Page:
Entertaining guests for the weekend (again)

We’re expecting visitors again this weekend. Our friends from back home are staying with us Saturday and Sunday nights.

When it comes to entertaining visitors, I tend to have a pretty relaxed attitude. After all, they’re coming to see us, not for a nonstop agenda of activities. But it does help to have some fun activities planned to make sure that we all have a good time together.

Here are some budget activities I’ve come up with:

Give them a tour.

Now is the perfect time to view your city through the eyes of a tourist. Normally mundane things (like your city’s downtown area or landmarks) may be interesting to your guests. Check out museums and historic sites in your area. If you live in a small town, consider a day trip to the nearest metropolitan area.

Take the scenic route.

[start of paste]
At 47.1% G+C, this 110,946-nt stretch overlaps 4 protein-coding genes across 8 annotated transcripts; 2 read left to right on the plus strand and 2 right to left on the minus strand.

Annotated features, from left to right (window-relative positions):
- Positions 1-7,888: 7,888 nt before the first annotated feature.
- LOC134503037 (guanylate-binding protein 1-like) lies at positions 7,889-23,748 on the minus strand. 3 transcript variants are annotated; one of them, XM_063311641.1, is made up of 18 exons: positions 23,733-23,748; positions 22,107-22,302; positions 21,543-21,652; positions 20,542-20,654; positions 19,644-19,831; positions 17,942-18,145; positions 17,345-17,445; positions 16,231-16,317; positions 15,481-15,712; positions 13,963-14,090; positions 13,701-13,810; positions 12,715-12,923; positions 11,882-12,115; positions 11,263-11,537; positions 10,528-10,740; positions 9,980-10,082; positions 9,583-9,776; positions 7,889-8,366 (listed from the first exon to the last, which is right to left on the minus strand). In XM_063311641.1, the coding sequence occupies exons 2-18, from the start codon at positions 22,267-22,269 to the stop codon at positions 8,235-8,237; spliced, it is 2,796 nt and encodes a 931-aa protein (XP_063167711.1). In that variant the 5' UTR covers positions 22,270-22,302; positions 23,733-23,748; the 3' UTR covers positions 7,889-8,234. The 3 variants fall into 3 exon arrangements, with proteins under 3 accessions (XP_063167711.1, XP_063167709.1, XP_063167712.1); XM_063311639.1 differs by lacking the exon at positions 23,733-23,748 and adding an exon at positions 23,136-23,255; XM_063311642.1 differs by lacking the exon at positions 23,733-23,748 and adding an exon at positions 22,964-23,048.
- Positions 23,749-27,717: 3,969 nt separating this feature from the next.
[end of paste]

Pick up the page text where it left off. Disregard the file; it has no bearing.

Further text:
If you live in a small town, you probably live near some beautiful countryside. Take a mini-road trip through the country and stop for a picnic.

Have a dinner party.

Since your guests have traveled to see you, chances are they don’t live close enough to pop in for a traditional dinner party. Now is your chance to have one. Plan a special meal, break out your best dishes, and have a fancy dinner party.

Play a game.

When all else fails, board games are a good way to keep everyone entertained while continued to socialize. If you run out of ideas, maybe it’s time for Scrabble.

How do you entertain your visitors?